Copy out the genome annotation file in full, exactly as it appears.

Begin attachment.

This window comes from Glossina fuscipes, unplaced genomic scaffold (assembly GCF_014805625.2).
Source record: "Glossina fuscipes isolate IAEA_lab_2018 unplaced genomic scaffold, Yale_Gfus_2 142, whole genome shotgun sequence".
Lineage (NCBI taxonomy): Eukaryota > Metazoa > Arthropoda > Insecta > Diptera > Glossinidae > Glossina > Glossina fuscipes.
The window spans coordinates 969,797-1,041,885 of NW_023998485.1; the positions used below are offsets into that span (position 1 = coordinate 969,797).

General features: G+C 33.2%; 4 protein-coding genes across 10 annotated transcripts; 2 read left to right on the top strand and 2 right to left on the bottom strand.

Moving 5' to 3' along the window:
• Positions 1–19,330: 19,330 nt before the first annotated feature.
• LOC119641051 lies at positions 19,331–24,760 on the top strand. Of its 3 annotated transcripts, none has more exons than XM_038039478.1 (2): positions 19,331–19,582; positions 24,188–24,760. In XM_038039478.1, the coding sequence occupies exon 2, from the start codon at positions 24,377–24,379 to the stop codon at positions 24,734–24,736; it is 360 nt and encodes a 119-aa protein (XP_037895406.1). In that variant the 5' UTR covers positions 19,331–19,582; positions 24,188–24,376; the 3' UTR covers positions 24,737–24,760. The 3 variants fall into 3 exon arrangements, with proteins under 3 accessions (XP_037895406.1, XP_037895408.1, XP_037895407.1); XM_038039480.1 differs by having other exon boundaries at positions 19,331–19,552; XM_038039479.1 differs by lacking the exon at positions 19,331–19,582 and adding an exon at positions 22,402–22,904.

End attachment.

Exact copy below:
This window comes from Glossina fuscipes, unplaced genomic scaffold (assembly GCF_014805625.2).
Source record: "Glossina fuscipes isolate IAEA_lab_2018 unplaced genomic scaffold, Yale_Gfus_2 142, whole genome shotgun sequence".
Lineage (NCBI taxonomy): Eukaryota > Metazoa > Arthropoda > Insecta > Diptera > Glossinidae > Glossina > Glossina fuscipes.
The window spans coordinates 969,797-1,041,885 of NW_023998485.1; the positions used below are offsets into that span (position 1 = coordinate 969,797).

General features: G+C 33.2%; 4 protein-coding genes across 10 annotated transcripts; 2 read left to right on the top strand and 2 right to left on the bottom strand.

Moving 5' to 3' along the window:
• Positions 1–19,330: 19,330 nt before the first annotated feature.
• LOC119641051 lies at positions 19,331–24,760 on the top strand. Of its 3 annotated transcripts, none has more exons than XM_038039478.1 (2): positions 19,331–19,582; positions 24,188–24,760. In XM_038039478.1, the coding sequence occupies exon 2, from the start codon at positions 24,377–24,379 to the stop codon at positions 24,734–24,736; it is 360 nt and encodes a 119-aa protein (XP_037895406.1). In that variant the 5' UTR covers positions 19,331–19,582; positions 24,188–24,376; the 3' UTR covers positions 24,737–24,760. The 3 variants fall into 3 exon arrangements, with proteins under 3 accessions (XP_037895406.1, XP_037895408.1, XP_037895407.1); XM_038039480.1 differs by having other exon boundaries at positions 19,331–19,552; XM_038039479.1 differs by lacking the exon at positions 19,331–19,582 and adding an exon at positions 22,402–22,904.